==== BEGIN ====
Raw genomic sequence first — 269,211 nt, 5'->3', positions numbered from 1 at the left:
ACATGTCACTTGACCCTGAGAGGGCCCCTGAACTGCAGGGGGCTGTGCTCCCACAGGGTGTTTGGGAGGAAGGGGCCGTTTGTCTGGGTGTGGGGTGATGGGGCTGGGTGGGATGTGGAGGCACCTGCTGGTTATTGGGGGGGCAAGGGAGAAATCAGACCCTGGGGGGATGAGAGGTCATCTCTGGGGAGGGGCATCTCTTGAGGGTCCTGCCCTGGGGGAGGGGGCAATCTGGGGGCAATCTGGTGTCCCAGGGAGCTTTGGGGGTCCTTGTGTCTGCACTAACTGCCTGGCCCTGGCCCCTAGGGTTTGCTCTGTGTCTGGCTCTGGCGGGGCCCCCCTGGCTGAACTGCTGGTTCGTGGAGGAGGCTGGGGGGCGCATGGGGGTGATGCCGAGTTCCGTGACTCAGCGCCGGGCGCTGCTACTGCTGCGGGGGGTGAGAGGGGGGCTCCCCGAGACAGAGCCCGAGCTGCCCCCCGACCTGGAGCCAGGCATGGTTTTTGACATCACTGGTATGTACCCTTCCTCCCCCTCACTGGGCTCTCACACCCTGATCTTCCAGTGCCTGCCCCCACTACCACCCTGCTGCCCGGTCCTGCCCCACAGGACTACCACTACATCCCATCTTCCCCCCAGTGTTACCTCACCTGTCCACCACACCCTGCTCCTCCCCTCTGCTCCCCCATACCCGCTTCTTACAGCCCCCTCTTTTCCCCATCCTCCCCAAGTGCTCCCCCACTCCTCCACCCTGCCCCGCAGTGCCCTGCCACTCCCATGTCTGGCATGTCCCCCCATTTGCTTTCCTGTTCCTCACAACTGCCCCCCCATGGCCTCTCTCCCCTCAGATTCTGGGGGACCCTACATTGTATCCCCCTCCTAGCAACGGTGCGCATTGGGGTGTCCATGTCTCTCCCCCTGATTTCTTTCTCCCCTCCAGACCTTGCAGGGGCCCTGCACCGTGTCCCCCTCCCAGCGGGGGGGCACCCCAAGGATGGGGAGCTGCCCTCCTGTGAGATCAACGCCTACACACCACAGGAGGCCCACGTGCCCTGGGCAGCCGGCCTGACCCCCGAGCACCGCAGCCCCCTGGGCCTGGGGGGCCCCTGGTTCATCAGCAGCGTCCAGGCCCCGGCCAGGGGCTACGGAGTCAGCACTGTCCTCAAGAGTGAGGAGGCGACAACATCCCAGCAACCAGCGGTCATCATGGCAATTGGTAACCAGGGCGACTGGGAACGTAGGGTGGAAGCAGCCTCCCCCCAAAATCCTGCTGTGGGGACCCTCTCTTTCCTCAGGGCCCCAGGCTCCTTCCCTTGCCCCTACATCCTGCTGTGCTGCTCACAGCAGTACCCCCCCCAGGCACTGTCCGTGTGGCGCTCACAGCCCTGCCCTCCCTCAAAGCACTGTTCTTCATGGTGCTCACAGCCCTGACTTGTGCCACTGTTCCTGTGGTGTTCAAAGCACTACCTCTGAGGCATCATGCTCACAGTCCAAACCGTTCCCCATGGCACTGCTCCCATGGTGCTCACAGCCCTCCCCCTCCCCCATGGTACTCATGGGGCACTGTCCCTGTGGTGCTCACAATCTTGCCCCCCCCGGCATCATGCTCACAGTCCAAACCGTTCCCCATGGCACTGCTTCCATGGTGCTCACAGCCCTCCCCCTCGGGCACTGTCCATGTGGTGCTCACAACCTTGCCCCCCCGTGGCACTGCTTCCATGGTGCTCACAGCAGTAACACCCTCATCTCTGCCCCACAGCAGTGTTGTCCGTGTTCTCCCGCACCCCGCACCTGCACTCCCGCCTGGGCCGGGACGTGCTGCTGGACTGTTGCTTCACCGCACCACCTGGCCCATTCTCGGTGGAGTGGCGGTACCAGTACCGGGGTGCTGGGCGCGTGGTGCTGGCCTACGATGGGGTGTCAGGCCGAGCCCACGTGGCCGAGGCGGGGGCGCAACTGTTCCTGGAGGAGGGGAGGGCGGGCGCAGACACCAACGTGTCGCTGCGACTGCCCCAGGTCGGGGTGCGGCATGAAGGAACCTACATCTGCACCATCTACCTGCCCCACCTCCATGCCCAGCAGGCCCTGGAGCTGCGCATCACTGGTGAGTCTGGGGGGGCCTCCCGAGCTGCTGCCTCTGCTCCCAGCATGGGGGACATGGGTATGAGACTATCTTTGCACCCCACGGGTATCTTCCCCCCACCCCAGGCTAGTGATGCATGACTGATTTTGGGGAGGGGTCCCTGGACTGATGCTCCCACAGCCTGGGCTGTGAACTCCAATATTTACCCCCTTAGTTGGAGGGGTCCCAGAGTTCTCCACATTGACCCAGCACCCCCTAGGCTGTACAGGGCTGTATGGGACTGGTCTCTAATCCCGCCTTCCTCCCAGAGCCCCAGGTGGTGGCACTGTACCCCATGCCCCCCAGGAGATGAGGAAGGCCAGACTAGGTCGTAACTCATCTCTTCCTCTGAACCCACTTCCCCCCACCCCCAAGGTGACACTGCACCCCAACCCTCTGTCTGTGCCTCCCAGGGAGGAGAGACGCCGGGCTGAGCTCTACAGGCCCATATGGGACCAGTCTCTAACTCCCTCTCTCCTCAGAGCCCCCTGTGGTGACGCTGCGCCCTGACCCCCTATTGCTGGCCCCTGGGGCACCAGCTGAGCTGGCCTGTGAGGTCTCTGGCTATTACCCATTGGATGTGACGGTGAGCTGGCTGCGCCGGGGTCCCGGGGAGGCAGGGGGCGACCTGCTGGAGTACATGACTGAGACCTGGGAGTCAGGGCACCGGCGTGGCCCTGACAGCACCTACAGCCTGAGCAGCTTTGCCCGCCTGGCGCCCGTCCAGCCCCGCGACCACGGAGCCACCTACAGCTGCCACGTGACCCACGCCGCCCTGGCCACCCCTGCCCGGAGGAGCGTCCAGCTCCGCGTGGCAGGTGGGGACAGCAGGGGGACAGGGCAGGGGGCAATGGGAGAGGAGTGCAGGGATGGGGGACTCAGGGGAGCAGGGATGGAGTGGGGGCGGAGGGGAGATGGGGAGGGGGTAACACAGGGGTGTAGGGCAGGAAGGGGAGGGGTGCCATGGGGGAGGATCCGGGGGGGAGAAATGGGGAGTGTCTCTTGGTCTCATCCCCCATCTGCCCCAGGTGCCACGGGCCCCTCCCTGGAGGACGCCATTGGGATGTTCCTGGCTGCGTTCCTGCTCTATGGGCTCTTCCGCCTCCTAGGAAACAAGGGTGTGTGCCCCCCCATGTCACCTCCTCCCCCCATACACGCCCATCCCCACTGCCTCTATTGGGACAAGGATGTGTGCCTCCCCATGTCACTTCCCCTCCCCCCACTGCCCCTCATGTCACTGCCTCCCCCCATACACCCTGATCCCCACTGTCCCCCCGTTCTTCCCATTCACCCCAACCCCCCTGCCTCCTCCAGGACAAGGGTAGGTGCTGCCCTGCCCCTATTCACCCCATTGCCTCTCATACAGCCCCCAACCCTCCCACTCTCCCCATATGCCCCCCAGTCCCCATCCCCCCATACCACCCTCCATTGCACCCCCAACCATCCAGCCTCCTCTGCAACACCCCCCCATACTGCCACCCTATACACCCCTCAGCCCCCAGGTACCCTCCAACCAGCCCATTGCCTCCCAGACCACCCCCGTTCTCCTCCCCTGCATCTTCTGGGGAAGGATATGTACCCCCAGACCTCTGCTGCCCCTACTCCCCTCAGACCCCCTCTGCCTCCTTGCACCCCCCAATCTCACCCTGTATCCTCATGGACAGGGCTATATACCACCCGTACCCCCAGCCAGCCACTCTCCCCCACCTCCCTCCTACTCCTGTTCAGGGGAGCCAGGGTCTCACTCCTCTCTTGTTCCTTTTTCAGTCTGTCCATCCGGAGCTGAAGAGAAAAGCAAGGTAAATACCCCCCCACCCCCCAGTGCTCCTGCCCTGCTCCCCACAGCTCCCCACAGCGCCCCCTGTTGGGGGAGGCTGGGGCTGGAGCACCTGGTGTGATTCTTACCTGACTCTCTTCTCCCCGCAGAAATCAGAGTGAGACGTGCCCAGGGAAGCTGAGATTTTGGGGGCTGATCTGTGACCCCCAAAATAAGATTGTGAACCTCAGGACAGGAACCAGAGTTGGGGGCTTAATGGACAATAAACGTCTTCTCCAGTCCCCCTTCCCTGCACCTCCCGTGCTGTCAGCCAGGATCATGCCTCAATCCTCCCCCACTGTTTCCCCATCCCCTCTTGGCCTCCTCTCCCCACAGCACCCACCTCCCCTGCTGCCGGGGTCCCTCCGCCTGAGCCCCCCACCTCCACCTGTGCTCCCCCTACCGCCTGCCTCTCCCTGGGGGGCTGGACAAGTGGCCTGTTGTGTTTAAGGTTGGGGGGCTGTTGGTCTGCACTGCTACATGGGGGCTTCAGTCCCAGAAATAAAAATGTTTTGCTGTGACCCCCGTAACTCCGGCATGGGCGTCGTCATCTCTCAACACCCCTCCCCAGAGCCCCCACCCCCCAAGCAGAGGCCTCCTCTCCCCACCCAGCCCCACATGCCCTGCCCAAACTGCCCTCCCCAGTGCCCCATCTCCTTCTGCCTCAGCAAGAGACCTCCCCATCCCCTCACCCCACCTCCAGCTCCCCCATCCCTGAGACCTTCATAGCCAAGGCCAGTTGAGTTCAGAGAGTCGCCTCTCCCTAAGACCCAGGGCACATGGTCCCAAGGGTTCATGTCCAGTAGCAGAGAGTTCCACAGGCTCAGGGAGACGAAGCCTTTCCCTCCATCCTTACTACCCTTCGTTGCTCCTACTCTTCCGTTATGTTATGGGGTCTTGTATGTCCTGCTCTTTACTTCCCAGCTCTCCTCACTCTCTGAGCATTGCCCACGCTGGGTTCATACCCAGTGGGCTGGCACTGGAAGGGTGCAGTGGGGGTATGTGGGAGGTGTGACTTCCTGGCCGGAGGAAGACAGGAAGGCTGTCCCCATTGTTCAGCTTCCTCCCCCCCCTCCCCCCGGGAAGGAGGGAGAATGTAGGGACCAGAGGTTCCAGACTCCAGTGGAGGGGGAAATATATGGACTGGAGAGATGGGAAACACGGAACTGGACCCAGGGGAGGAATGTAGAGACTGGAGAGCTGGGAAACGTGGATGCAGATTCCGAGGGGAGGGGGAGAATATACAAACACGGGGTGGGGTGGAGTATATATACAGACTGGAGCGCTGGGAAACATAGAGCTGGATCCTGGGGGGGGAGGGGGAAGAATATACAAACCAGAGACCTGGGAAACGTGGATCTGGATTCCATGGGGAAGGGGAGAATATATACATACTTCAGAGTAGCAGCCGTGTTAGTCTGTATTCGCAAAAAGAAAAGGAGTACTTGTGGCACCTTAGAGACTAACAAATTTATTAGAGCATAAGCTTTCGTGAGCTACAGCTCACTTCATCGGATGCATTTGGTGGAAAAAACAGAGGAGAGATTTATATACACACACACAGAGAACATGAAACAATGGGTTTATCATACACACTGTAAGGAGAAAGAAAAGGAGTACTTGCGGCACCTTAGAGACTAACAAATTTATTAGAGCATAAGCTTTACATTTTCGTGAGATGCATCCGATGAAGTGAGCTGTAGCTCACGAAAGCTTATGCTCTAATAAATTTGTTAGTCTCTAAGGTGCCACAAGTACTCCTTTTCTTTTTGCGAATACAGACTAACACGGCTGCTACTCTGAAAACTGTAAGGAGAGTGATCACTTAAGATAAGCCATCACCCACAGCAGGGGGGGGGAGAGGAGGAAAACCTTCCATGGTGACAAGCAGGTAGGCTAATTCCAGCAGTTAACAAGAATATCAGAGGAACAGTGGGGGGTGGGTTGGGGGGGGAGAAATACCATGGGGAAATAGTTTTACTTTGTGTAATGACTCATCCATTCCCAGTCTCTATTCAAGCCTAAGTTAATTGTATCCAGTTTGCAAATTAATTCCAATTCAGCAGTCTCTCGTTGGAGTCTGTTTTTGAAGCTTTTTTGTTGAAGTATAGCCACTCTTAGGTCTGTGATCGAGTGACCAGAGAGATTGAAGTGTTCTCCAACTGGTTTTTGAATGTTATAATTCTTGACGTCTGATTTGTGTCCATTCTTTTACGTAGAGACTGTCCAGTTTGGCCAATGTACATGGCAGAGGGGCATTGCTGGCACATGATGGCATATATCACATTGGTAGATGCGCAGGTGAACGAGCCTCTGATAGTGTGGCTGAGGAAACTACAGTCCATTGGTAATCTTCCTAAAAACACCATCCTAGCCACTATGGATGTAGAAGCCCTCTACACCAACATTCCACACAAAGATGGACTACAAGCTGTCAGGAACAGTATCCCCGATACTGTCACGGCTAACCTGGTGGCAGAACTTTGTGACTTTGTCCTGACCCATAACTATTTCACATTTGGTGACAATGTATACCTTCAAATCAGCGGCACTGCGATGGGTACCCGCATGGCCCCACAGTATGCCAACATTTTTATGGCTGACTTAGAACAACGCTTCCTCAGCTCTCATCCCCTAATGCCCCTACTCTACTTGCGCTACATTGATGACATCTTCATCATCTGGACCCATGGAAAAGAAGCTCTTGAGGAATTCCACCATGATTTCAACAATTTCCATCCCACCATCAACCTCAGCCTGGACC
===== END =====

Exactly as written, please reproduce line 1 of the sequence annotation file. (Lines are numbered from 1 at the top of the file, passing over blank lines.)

Raw genomic sequence first — 269,211 nt, 5'->3', positions numbered from 1 at the left: